On December 15, Governor Cuomo signed an amendment to New York’s power of attorney law (General Obligations Law Article 5, Title 15) that will make the power of attorney form simpler and easier to correctly execute. A power of attorney allows a competent adult (the “principal”) to appoint one or more individuals as his or her agent for financial and other matters. It is commonly included as a part of a basic estate plan to allow the principal to select the individuals who will assist with the management of his or her affairs when the principal either is not able or does not wish to do so, whether on a temporary basis or permanently.
The current law includes a multi-page power of attorney form that must be signed and initialed without even minor deviation from the form included in the statute to be valid. Additionally, the current statutory form restricts an appointed agent’s authority to make gifts of the principal’s assets over $500 per year, even when doing so would be in the principal’s best interest (typically for asset protection purposes). To grant gifting authority beyond $500, the current law requires the signature of a separate “Statutory Gift Rider” to permit the agent to make more significant gifts or retitle assets. The Rider must be notarized and its execution witnessed by two independent witnesses. All of these requirements make it very easy for a power of attorney to be found defective, especially when an attorney did not prepare and supervise execution of the documents. These invalidating technical defects can create significant difficulties, particularly when a principal has lost capacity in the time after signing.
The modifications to the law aim to address the common problems and concerns posed by the form that has been in effect since 2009. The exact language of the new law is not yet released, as the Governor required several changes to the bill in order to sign it. According to his approval memo, these include requiring two disinterested witnesses to sign the power of attorney to ensure that the elderly and disabled population is protected from fraud and abuse, exempting Department of Health agencies from certain timeframes set forth in the bill, and making other “technical changes” to the form. The amendments included in the approved bill are summarized as follows.
First, the requirement that the power of attorney form include the exact wording of the statutory form is changed to requiring that a power of attorney form “substantially conform” to that wording. The law goes on to explain that a form will be valid notwithstanding an “insignificant mistake in wording, spelling, punctuation or formatting, or the use of bold or italic type” or the use of “language that is essentially the same as but is not identical to, the statutory form.” Further, rather than reprinting the form in full, the law authorizes irrelevant sections to be omitted and marked “intentionally omitted” rather than printed in full.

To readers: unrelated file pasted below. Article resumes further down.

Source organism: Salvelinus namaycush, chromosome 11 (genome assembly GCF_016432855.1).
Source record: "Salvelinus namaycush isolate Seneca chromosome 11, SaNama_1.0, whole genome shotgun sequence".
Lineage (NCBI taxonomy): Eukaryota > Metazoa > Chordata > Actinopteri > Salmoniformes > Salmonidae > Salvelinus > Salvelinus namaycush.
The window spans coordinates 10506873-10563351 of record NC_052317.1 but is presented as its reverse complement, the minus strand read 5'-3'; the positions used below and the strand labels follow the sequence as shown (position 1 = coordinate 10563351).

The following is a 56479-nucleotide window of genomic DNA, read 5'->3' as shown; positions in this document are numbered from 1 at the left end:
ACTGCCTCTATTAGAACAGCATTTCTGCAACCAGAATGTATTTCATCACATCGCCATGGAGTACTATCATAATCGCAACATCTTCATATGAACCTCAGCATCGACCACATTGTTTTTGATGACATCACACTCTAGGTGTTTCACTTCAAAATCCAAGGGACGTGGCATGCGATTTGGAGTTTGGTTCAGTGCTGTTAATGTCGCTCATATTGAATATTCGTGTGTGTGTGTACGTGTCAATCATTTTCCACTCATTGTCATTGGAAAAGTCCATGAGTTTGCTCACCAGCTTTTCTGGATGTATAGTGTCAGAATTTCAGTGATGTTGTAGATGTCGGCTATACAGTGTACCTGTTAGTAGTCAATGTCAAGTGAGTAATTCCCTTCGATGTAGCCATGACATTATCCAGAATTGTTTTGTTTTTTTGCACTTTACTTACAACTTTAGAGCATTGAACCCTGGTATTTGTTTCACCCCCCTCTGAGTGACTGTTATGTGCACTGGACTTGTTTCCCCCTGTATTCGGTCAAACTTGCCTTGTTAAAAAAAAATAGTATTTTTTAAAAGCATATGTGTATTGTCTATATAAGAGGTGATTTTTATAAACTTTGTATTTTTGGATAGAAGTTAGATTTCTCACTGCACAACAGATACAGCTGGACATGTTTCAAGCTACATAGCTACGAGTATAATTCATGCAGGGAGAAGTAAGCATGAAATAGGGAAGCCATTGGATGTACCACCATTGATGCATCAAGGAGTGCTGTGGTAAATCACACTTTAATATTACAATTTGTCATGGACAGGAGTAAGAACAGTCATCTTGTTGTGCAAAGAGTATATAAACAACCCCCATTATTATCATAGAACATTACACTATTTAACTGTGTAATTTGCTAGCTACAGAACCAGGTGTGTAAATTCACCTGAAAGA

With respect to the restrictions on gifting, the general authority for an agent to continue the principal’s customary gifting practice is increased from $500 to $5,000 per year. In order to authorize gifting beyond this threshold, the desired level of authority is to be included in the “Modifications” section of the power of attorney form, rather than in a separate rider document. This requirement strikes a balance between making the principal aware of the significance of the authority that being given to the agent by stating it as a modification rather than a default provision, while eliminating the cumbersome addition of a separate rider to the form document.
The new law also provides more specific protections for third parties who rely on a power of attorney that appears valid on its face and for which they have no actual knowledge of its invalidity or termination. It requires those third parties to either honor or reject a statutory power of attorney form within ten business days after it is presented to them. If it is rejected, they must provide a written explanation for the rejection. If a principal or agent brings a special proceeding to compel a third party to honor a power of attorney because it has been improperly refused or rejected, the law now permits the court to award damages, including reasonable attorneys’ fees and costs, if it finds that the third party acted unreasonably in rejecting the power of attorney. These changes should help ensure that properly executed powers of attorney are promptly accepted by third parties so that the principal’s intended grant of authority is honored.
Finally, the law allows for an independent third party to sign the power of attorney form on the principal’s behalf, at the principal’s direction and in the principal’s presence. (The party signing on behalf of the principal cannot be nominated agent or successor agent on the form.) This creates greater access for principals who are unable to sign on their own.
All in all, these changes should go a long way toward making our NY statutory power of attorney form more efficient, both in its language and its execution and eventual use. The changes take effect 180 days after being signed into law. Any power of attorney form that was correctly executed under the current (or a former) version of the law remains valid.